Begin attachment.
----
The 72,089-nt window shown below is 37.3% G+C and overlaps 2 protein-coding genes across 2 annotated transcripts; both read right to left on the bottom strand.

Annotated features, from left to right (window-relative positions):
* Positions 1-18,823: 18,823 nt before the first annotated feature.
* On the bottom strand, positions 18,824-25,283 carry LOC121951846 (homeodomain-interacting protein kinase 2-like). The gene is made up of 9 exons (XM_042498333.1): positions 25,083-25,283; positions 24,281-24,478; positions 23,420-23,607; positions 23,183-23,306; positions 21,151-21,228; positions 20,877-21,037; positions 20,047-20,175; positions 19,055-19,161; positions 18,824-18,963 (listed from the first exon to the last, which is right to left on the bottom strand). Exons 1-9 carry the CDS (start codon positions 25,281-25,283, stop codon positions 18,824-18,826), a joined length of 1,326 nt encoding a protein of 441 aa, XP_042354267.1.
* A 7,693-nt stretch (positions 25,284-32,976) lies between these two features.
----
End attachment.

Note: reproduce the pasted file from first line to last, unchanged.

The 72,089-nt window shown below is 37.3% G+C and overlaps 2 protein-coding genes across 2 annotated transcripts; both read right to left on the bottom strand.

Annotated features, from left to right (window-relative positions):
* Positions 1-18,823: 18,823 nt before the first annotated feature.
* On the bottom strand, positions 18,824-25,283 carry LOC121951846 (homeodomain-interacting protein kinase 2-like). The gene is made up of 9 exons (XM_042498333.1): positions 25,083-25,283; positions 24,281-24,478; positions 23,420-23,607; positions 23,183-23,306; positions 21,151-21,228; positions 20,877-21,037; positions 20,047-20,175; positions 19,055-19,161; positions 18,824-18,963 (listed from the first exon to the last, which is right to left on the bottom strand). Exons 1-9 carry the CDS (start codon positions 25,281-25,283, stop codon positions 18,824-18,826), a joined length of 1,326 nt encoding a protein of 441 aa, XP_042354267.1.
* A 7,693-nt stretch (positions 25,284-32,976) lies between these two features.